What Does a Hospice Chaplain Do?
Hospice care helps support the physical and emotional needs of patients who have a terminal diagnosis. The team approach of hospice includes a nurse, social worker, and a chaplain under the supervision of a physician. Personal care aides and therapists may be added to support as well.
A chaplain ensures that patients feel free to discuss
- their spiritual concerns,
- ask essential questions,
- realize the importance of their lives, and
- feel at peace as they near death.
- Chaplains also play an integral role in supporting the family of the patient.
- Hospice chaplains do not necessarily have a religious affiliation or denomination. Their goal for interactions is not to convert or challenge the patient and family in their belief systems.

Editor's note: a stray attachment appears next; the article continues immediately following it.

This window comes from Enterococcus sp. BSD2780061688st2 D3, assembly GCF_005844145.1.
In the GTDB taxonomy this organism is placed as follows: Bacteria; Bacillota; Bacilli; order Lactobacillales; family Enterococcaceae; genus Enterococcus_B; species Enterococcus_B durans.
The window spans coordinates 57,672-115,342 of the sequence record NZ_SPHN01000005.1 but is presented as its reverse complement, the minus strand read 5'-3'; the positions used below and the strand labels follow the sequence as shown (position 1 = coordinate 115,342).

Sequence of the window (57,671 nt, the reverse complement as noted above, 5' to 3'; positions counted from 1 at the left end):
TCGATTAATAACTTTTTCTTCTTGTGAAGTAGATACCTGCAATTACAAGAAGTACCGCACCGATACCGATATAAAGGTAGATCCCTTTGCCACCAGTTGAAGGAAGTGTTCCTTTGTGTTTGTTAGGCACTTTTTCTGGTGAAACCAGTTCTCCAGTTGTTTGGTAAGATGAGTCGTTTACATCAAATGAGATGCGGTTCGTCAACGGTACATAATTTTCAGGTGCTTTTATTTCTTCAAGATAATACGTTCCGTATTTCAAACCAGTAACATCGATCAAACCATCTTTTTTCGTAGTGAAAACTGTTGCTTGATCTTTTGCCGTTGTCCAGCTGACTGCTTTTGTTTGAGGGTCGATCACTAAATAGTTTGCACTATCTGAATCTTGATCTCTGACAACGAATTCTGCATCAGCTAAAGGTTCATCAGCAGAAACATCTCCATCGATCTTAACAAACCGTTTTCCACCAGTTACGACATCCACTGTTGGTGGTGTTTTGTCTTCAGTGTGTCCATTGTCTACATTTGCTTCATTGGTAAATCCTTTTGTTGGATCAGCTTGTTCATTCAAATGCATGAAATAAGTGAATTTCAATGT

How Hospice Chaplains Help Patients
A hospice chaplain’s typical job responsibilities include the following:
- Regularly meeting with patients
- Participate as a hospice team members for care collaboration
- Support a patient’s ritual or spiritual practice, such as prayer or meditation
- Addressing questions about spirituality
- Helping patients and family process the loss
- Having meaningful conversations with patients about how their lives have value
How Hospice Chaplains Help Patients’ Families
- Hospice chaplains provide spiritual care to patients and their families
- Hospice chaplains also support families during the bereavement process after a patient has passed away.